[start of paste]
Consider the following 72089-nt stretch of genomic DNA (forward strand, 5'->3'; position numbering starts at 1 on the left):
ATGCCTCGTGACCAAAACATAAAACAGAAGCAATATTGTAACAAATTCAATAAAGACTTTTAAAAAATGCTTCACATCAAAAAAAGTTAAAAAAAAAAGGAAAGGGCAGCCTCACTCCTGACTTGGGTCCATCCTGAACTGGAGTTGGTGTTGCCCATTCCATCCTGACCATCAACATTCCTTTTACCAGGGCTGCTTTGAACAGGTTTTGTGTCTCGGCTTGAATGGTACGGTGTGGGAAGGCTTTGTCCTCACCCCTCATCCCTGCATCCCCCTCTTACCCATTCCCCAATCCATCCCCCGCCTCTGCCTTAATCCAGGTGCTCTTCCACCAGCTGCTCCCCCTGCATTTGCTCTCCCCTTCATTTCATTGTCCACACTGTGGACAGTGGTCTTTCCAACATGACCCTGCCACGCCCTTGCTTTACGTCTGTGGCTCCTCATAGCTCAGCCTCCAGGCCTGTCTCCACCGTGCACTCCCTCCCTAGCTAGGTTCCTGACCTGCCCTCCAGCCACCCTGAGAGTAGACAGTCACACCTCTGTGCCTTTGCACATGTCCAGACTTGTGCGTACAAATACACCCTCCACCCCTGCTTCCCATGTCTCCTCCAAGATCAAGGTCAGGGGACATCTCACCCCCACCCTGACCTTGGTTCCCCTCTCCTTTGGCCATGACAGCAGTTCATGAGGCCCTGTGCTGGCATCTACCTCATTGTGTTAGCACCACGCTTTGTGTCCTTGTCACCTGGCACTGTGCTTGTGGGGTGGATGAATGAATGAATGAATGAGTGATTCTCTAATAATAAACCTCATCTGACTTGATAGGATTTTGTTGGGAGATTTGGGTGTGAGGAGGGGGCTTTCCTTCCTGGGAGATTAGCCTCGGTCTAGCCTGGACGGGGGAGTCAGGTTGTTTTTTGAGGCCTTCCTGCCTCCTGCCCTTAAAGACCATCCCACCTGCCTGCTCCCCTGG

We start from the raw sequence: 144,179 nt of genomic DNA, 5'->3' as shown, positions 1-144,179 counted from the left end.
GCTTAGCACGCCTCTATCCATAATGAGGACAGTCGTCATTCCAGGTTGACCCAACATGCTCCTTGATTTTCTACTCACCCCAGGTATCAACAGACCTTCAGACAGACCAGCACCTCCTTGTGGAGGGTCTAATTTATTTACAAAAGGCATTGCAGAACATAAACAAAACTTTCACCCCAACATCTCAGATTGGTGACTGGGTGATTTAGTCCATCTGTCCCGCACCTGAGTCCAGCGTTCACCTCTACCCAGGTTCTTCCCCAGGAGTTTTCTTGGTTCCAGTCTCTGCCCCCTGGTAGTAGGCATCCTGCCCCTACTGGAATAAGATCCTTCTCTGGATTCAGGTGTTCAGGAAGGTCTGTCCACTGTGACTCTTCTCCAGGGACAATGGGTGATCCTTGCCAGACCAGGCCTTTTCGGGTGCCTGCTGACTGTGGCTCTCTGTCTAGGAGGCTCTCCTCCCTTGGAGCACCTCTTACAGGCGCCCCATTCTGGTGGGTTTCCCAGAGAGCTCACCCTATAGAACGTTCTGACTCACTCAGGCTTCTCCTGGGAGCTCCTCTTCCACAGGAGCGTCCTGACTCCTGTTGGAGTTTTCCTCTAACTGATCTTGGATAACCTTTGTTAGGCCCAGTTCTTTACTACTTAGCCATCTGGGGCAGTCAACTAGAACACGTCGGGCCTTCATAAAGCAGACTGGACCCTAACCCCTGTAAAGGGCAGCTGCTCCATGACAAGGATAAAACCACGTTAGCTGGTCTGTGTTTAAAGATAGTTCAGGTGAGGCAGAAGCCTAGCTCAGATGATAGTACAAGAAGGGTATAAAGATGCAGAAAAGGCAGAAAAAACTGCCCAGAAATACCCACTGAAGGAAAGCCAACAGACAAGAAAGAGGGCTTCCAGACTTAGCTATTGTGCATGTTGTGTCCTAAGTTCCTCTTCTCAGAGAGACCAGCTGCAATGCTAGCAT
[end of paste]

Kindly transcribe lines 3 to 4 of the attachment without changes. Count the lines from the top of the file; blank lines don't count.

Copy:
We start from the raw sequence: 144,179 nt of genomic DNA, 5'->3' as shown, positions 1-144,179 counted from the left end.
GCTTAGCACGCCTCTATCCATAATGAGGACAGTCGTCATTCCAGGTTGACCCAACATGCTCCTTGATTTTCTACTCACCCCAGGTATCAACAGACCTTCAGACAGACCAGCACCTCCTTGTGGAGGGTCTAATTTATTTACAAAAGGCATTGCAGAACATAAACAAAACTTTCACCCCAACATCTCAGATTGGTGACTGGGTGATTTAGTCCATCTGTCCCGCACCTGAGTCCAGCGTTCACCTCTACCCAGGTTCTTCCCCAGGAGTTTTCTTGGTTCCAGTCTCTGCCCCCTGGTAGTAGGCATCCTGCCCCTACTGGAATAAGATCCTTCTCTGGATTCAGGTGTTCAGGAAGGTCTGTCCACTGTGACTCTTCTCCAGGGACAATGGGTGATCCTTGCCAGACCAGGCCTTTTCGGGTGCCTGCTGACTGTGGCTCTCTGTCTAGGAGGCTCTCCTCCCTTGGAGCACCTCTTACAGGCGCCCCATTCTGGTGGGTTTCCCAGAGAGCTCACCCTATAGAACGTTCTGACTCACTCAGGCTTCTCCTGGGAGCTCCTCTTCCACAGGAGCGTCCTGACTCCTGTTGGAGTTTTCCTCTAACTGATCTTGGATAACCTTTGTTAGGCCCAGTTCTTTACTACTTAGCCATCTGGGGCAGTCAACTAGAACACGTCGGGCCTTCATAAAGCAGACTGGACCCTAACCCCTGTAAAGGGCAGCTGCTCCATGACAAGGATAAAACCACGTTAGCTGGTCTGTGTTTAAAGATAGTTCAGGTGAGGCAGAAGCCTAGCTCAGATGATAGTACAAGAAGGGTATAAAGATGCAGAAAAGGCAGAAAAAACTGCCCAGAAATACCCACTGAAGGAAAGCCAACAGACAAGAAAGAGGGCTTCCAGACTTAGCTATTGTGCATGTTGTGTCCTAAGTTCCTCTTCTCAGAGAGACCAGCTGCAATGCTAGCAT